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Lawskills.com Georgia Caselaw
CLARK v. THE STATE.
21061.
HAWKINS, Justice.
Murder. Hall Superior Court. Before Judge Kelley. August 5, 1960.
1. The general grounds of the motion for a new trial have been expressly abandoned.
2. Special ground 1 of the motion for a new trial assigns error on the following excerpt from the charge of the court: "Upon a consideration of the evidence in this case if you find there is a conflict in the testimony between the witnesses or a conflict between a witness or witnesses and the defendant's statement, if any, it is your duty to reconcile that conflict, if you can, without imputing perjury to any witness and without imputing a false statement to the defendant. If you cannot do that then it becomes your duty to believe that witness or those witnesses whom you think best entitled to belief, and in determining that, you may consider their interest or want of interest in the results of the case, their bias or prejudice, if any appears, the reasonableness or unreasonableness of the statements they have made, their familiarity with the facts about which they testified, their intelligence or lack of intelligence, and the personal credibility of the witness so far as the same may legitimately appear upon the trial of the case. But the jury are at last the sole and exclusive judges of what witnesses you will believe or disbelieve and what testimony you will credit or discredit and what weight, force and credit you will give to the statement which the defendant has made in his own behalf." It is contended that this charge was confusing and misleading; that it was not sound as an abstract principle of law; that it tended to and probably did confuse and mislead the jury into believing that, if there were an irreconcilable conflict between the testimony of the witnesses for the State and the defendant's statement to the jury, it was their duty to believe that witness or those witnesses it thought best entitled to belief and to disregard the defendant's statement.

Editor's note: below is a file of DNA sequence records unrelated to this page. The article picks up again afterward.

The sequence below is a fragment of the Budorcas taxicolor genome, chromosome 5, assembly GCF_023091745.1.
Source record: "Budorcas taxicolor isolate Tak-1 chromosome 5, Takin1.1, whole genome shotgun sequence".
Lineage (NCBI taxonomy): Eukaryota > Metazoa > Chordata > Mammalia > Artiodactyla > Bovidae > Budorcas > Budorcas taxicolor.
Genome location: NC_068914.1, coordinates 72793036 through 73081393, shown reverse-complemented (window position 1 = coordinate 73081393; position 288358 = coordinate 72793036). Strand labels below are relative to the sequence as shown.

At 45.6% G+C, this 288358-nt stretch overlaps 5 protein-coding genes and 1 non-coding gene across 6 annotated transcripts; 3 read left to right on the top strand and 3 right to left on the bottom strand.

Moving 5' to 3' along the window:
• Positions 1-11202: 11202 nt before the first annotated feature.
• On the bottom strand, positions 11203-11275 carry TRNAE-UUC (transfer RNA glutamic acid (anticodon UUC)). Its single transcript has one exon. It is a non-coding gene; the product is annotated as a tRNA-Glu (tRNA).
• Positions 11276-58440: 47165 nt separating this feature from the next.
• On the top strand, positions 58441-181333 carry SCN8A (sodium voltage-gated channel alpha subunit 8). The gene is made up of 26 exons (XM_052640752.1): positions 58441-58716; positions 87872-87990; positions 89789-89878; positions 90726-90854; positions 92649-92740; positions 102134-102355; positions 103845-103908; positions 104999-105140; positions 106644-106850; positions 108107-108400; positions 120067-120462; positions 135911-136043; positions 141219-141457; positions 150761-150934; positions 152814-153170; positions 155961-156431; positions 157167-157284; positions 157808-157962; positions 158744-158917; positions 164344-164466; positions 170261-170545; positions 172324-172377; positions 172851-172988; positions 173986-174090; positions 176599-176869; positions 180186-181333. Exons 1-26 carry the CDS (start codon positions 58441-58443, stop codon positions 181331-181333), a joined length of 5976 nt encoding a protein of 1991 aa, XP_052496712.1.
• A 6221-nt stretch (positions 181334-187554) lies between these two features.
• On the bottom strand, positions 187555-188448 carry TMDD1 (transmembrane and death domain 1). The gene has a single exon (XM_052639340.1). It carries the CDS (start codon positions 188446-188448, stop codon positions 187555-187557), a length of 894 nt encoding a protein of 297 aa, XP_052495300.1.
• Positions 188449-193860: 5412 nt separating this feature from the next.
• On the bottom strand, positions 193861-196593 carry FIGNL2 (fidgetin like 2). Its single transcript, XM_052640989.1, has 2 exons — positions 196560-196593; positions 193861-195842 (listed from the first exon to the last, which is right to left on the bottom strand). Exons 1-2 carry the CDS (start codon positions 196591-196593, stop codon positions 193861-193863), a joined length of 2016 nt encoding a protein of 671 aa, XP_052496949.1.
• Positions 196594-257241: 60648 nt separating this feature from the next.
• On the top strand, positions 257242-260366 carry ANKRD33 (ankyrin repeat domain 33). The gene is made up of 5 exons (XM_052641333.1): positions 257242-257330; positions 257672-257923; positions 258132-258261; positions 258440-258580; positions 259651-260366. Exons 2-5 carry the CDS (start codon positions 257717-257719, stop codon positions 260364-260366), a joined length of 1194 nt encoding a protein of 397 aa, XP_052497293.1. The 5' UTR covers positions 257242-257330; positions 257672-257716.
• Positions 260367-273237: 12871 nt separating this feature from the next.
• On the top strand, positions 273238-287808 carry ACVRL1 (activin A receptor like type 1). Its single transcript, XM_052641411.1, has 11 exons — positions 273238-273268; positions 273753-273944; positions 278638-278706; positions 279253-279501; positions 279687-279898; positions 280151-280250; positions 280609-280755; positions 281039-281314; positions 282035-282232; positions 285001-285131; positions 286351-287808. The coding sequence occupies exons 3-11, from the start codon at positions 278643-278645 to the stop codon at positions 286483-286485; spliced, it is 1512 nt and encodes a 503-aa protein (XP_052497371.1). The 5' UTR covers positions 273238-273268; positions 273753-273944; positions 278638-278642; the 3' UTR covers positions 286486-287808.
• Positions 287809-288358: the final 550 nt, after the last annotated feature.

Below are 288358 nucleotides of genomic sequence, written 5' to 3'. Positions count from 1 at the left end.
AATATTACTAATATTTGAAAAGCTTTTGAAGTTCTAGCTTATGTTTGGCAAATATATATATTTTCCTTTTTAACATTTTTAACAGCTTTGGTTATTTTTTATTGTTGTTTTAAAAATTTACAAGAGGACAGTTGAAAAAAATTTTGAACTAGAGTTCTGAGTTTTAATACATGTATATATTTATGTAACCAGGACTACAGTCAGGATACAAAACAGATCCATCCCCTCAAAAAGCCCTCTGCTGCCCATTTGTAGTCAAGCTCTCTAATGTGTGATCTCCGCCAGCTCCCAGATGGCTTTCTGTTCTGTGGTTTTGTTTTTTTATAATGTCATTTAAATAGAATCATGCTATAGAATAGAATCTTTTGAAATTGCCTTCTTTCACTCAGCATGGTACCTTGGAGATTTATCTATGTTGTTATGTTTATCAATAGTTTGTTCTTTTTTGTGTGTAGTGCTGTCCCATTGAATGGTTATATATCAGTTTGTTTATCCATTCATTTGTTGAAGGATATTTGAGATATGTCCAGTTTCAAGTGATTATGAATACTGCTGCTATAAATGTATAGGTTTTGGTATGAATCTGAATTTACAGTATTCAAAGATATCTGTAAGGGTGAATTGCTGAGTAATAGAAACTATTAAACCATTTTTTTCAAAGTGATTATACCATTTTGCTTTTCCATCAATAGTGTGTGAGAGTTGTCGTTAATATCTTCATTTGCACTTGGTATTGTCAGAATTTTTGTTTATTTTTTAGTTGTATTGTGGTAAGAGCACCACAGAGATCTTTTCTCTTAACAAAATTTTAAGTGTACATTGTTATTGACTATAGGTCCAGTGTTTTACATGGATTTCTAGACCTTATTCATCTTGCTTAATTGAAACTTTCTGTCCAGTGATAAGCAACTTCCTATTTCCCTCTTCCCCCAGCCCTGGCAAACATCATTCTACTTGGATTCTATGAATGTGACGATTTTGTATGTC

The portion of the charge here complained of is incomplete, and taken from context. The court charged on general credibility, and on the defendant's statement, in connection with which it was said: "His statement was not under oath and he was not subject to cross-examination and you are authorized to give to his statement just such weight and credit as you think it is entitled to receive. You may believe all of it or you may believe none of it. You may believe it in part and you may disbelieve it in part and, if you think it entitled to that weight and credit, you may believe it in preference to the sworn testimony in the case." The charge embraced the principles of law as laid down in Code 38-107 and 38-1805. As was held by this court in Sutton v. State, 212 Ga. 673 (95 S. E. 2d 1), "The complaint and the excerpt complained of are similar to those considered in Sims v. State, 177 Ga. 266 (5) (170 S. E. 58), and Smith v. State, 179 Ga. 791 (2) (177 S. E. 711); and when considered in the light of the entire charge, the excerpt was not harmful to the accused nor did it minimize or disparage or tend to influence the jury to disregard the defendant's statement and believe the testimony and reject the statement, and this ground is without merit. See also Emmett v. State, 195 Ga. 517 (4) (25 S. E. 2d 9)."